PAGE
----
"Stone arrangement" is a term used to describe any feature in the landscape which has been created through the deliberate placement or arrangement of stones by Aboriginal people. Typically, these stone arrangements are walls, paths, pits, cairns, alignments, fish traps and seal hides.
In Tasmania, the most common stone arrangement forms recorded are pits (depressions) and cairns (heaps, piles or mounds). Little is known about the construction method or uses of stone arrangements, but it is likely that they represent a very broad range of functions. These may have included spiritual and ceremonial uses as well as practical functions such as hides for hunting seals or place markers.
Rearranged cobbles to form pits (in foreground)
Copyright: Department of Primary Industries, Parks, Water and Environment
Characteristics of stone arrangements
Stone arrangements come in different shapes and sizes, depending on their form and function. They are created through either the addition or subtraction of stones available in the immediate environment. Fish traps, for example, tend to be made of low, loosely piled walls approximately 50-100 centimetres high. Some fish traps incorporate natural features (such as rock outcrops) into their design. By comparison, pits can range from circular to oval or even ‘U’ shaped features. Their dimensions from as shallow as 20 centimetres to over 70 centimetres deep, and some of the largest are over four metres in diameter. The average rock size noted in pits ranges from 15-25 centimetres.
Where are stone arrangements found?
Recorded stone arrangements in Tasmania are largely located on raised pebble beaches, one to four metres above sea level. There are examples on the west and north east coasts, as well as several small islands in the south east. Records from 1908, show cairns located on a farm near Ross, which indicates they may have been widespread throughout Tasmania however, their presence may simply be due to the fact that these areas are less likely to have been developed since European arrival. Fish traps are found only in coastal environments. While no fish traps have been formally recorded within inland waterways,a number have been found along the north west coast, extending up to 90 metres from the shoreline. The north west coast is thought to be a more favourable location for these sites due to a tidal range of around two metres.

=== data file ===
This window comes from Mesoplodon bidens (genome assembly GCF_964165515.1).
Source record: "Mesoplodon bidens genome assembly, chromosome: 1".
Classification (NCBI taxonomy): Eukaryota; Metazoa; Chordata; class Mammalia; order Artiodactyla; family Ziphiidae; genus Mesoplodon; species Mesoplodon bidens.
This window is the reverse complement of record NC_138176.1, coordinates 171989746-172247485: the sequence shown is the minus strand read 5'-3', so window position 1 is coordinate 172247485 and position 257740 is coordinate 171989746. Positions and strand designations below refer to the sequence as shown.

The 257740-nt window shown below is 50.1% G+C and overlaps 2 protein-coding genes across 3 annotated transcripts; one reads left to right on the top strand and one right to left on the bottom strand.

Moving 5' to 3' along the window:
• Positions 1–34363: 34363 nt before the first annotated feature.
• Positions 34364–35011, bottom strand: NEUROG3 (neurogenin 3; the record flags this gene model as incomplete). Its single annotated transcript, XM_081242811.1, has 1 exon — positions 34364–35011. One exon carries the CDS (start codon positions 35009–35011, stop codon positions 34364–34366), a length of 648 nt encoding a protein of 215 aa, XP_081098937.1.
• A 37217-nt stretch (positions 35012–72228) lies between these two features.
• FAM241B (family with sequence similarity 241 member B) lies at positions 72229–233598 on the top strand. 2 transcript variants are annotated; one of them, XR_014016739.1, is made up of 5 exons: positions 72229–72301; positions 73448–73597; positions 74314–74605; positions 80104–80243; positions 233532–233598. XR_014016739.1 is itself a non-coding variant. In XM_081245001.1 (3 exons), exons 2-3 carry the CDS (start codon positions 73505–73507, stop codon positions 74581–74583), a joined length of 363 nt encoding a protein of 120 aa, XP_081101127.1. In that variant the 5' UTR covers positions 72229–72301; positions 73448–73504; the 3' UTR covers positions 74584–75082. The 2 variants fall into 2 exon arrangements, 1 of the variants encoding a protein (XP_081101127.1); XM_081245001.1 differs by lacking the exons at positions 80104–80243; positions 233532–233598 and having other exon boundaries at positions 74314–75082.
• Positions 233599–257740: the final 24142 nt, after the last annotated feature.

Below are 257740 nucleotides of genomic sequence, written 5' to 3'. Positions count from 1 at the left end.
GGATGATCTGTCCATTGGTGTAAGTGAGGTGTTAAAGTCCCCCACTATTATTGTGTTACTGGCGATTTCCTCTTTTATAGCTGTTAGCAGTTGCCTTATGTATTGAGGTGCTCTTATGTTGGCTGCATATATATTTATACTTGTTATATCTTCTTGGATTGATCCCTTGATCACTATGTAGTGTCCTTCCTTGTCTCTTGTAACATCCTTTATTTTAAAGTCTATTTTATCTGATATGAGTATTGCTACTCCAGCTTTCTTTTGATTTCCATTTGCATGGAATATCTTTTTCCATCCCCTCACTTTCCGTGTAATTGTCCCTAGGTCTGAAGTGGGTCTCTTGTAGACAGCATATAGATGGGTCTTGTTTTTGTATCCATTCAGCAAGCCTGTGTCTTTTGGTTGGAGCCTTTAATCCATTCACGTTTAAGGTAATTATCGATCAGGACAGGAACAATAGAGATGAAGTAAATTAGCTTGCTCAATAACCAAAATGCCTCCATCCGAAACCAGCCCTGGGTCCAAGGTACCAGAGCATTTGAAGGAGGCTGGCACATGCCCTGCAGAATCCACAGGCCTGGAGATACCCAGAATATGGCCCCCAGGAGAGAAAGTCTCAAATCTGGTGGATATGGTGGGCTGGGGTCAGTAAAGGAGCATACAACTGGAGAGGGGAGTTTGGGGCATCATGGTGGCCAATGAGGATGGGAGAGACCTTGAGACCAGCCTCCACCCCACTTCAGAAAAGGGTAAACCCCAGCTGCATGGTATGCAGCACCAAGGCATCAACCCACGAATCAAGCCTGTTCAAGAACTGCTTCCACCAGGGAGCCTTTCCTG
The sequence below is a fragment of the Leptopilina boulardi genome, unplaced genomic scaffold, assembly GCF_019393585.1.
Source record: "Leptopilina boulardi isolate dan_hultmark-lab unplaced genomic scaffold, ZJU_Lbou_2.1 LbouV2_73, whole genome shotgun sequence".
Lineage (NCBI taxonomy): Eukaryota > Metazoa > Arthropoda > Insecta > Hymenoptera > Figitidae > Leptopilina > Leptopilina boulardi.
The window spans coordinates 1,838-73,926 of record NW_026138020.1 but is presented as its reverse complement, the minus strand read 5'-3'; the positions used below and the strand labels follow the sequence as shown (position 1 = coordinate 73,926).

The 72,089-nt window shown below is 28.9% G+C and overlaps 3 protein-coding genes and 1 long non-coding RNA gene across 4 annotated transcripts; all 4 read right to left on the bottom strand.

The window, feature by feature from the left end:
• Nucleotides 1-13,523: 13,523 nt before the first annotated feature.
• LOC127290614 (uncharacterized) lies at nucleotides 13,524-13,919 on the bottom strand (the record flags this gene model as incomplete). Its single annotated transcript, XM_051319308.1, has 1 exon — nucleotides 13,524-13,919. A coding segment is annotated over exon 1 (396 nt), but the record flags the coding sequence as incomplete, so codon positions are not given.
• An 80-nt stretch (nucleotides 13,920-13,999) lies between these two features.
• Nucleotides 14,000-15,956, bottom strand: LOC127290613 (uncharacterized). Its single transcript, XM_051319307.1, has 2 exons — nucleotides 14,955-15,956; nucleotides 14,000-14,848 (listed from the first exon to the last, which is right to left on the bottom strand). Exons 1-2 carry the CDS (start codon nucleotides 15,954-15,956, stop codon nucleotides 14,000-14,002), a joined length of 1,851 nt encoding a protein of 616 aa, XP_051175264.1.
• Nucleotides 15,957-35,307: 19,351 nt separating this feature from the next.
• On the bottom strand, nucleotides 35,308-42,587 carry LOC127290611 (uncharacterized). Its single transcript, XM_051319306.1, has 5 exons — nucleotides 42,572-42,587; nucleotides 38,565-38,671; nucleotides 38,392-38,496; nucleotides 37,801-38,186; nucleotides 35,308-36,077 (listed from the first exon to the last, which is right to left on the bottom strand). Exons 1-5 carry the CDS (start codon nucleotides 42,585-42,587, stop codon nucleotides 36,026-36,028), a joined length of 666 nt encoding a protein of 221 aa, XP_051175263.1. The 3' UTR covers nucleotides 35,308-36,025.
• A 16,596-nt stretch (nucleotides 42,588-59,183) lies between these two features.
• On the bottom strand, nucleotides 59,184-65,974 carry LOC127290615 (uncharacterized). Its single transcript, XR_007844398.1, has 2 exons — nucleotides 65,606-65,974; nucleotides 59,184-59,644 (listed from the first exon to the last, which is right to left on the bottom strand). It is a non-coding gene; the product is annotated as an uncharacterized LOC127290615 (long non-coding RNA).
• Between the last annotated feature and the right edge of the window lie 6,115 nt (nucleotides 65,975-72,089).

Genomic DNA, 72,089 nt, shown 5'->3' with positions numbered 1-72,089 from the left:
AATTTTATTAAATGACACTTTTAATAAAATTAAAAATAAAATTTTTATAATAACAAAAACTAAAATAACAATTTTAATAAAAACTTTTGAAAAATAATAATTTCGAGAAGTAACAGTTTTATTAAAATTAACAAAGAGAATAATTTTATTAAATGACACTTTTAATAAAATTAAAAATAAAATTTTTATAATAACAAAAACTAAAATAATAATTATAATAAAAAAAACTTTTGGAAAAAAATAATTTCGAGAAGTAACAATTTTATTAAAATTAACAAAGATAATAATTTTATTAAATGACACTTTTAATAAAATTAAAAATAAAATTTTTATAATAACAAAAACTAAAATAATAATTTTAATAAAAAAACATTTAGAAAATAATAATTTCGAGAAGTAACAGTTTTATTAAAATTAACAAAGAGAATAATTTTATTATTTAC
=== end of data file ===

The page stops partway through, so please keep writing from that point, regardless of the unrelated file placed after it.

How to identify Aboriginal stone arrangements
Stone arrangements are difficult to identify as they are not always obvious within the landscape and are easily duplicated. There are many historic accounts regarding the creation or modification of stone arrangements by non-Aboriginal people, including sealers, farmers and children throughout the 19th and 20th centuries. One way of assessing an Aboriginal stone arrangement is its association with other Aboriginal site types, such as a midden or stone artefacts. The context of the stone
arrangement is also important, for example, whether it is near a current or historic settlement or in a readily accessible location. Another way to determine if a stone arrangement is Aboriginal is to assess whether the size and mass of the stones make it possible to have been created by hand, and whether the function of the arrangement is obvious.
Why are stone arrangements important?
The rarity of stone arrangements within Tasmania makes them extremely valuable to the Aboriginal people and our understanding of the past. More research is required to give us a greater understanding of Aboriginal stone arrangements.
Stone arrangements are particularly vulnerable to storm damage, animal and human interference. Given their fragile nature, it is important that any further impact to these sites is prevented.
Aboriginal stone arrangements are protected
Aboriginal stone arrangements are defined as relics under the Aboriginal Heritage Act 1975 and are therefore protected. It is an offence to destroy, damage, deface, conceal, remove or otherwise interfere with a relic. It is also an offence not to report the
finding of a relic.
If you suspect that an Aboriginal stone arrangement has been discovered during your activity, do not interfere with the site. Report the site to Aboriginal Heritage Tasmania.
Aboriginal Heritage Tasmania staff will provide further advice in accordance with the legislation.